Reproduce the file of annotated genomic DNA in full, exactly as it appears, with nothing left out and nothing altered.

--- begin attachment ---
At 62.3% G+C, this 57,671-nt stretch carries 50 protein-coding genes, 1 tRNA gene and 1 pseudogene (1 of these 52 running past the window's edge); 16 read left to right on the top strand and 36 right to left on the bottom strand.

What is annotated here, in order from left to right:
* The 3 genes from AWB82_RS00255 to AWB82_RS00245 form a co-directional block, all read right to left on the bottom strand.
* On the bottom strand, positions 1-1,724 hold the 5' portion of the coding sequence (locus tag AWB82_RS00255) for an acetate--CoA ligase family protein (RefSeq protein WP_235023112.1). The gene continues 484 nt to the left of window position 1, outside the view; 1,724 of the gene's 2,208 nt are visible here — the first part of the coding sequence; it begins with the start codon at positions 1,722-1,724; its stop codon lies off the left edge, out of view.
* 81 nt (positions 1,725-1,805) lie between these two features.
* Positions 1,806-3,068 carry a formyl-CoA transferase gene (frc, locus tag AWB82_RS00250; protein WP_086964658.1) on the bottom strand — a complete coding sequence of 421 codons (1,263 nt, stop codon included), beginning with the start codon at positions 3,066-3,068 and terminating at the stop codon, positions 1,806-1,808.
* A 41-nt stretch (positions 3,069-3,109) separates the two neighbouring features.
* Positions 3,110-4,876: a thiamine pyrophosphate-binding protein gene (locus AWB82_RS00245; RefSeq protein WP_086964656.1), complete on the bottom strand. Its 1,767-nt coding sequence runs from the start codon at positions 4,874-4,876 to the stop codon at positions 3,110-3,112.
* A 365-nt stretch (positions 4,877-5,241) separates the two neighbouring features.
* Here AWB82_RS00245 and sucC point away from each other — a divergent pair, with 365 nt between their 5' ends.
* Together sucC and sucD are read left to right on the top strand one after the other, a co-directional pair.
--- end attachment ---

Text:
At 62.3% G+C, this 57,671-nt stretch carries 50 protein-coding genes, 1 tRNA gene and 1 pseudogene (1 of these 52 running past the window's edge); 16 read left to right on the top strand and 36 right to left on the bottom strand.

What is annotated here, in order from left to right:
* The 3 genes from AWB82_RS00255 to AWB82_RS00245 form a co-directional block, all read right to left on the bottom strand.
* On the bottom strand, positions 1-1,724 hold the 5' portion of the coding sequence (locus tag AWB82_RS00255) for an acetate--CoA ligase family protein (RefSeq protein WP_235023112.1). The gene continues 484 nt to the left of window position 1, outside the view; 1,724 of the gene's 2,208 nt are visible here — the first part of the coding sequence; it begins with the start codon at positions 1,722-1,724; its stop codon lies off the left edge, out of view.
* 81 nt (positions 1,725-1,805) lie between these two features.
* Positions 1,806-3,068 carry a formyl-CoA transferase gene (frc, locus tag AWB82_RS00250; protein WP_086964658.1) on the bottom strand — a complete coding sequence of 421 codons (1,263 nt, stop codon included), beginning with the start codon at positions 3,066-3,068 and terminating at the stop codon, positions 1,806-1,808.
* A 41-nt stretch (positions 3,069-3,109) separates the two neighbouring features.
* Positions 3,110-4,876: a thiamine pyrophosphate-binding protein gene (locus AWB82_RS00245; RefSeq protein WP_086964656.1), complete on the bottom strand. Its 1,767-nt coding sequence runs from the start codon at positions 4,874-4,876 to the stop codon at positions 3,110-3,112.
* A 365-nt stretch (positions 4,877-5,241) separates the two neighbouring features.
* Here AWB82_RS00245 and sucC point away from each other — a divergent pair, with 365 nt between their 5' ends.
* Together sucC and sucD are read left to right on the top strand one after the other, a co-directional pair.